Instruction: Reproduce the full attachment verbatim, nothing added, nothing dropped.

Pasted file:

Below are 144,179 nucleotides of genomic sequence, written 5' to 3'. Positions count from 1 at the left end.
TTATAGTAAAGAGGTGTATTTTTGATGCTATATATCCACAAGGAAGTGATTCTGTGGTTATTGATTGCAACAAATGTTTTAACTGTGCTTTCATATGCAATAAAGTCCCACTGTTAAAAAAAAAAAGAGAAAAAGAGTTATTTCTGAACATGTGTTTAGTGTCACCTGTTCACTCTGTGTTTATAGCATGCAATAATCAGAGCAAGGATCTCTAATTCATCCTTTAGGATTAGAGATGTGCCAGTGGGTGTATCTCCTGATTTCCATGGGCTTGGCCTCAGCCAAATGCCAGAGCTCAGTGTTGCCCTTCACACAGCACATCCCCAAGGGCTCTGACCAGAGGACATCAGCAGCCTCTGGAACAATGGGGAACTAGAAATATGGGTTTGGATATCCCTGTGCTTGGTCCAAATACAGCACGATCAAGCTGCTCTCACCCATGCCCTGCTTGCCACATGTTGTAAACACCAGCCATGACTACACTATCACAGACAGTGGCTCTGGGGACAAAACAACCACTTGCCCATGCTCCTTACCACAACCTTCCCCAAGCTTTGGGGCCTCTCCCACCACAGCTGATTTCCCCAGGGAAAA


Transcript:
Below are 144,179 nucleotides of genomic sequence, written 5' to 3'. Positions count from 1 at the left end.
TTATAGTAAAGAGGTGTATTTTTGATGCTATATATCCACAAGGAAGTGATTCTGTGGTTATTGATTGCAACAAATGTTTTAACTGTGCTTTCATATGCAATAAAGTCCCACTGTTAAAAAAAAAAAGAGAAAAAGAGTTATTTCTGAACATGTGTTTAGTGTCACCTGTTCACTCTGTGTTTATAGCATGCAATAATCAGAGCAAGGATCTCTAATTCATCCTTTAGGATTAGAGATGTGCCAGTGGGTGTATCTCCTGATTTCCATGGGCTTGGCCTCAGCCAAATGCCAGAGCTCAGTGTTGCCCTTCACACAGCACATCCCCAAGGGCTCTGACCAGAGGACATCAGCAGCCTCTGGAACAATGGGGAACTAGAAATATGGGTTTGGATATCCCTGTGCTTGGTCCAAATACAGCACGATCAAGCTGCTCTCACCCATGCCCTGCTTGCCACATGTTGTAAACACCAGCCATGACTACACTATCACAGACAGTGGCTCTGGGGACAAAACAACCACTTGCCCATGCTCCTTACCACAACCTTCCCCAAGCTTTGGGGCCTCTCCCACCACAGCTGATTTCCCCAGGGAAAA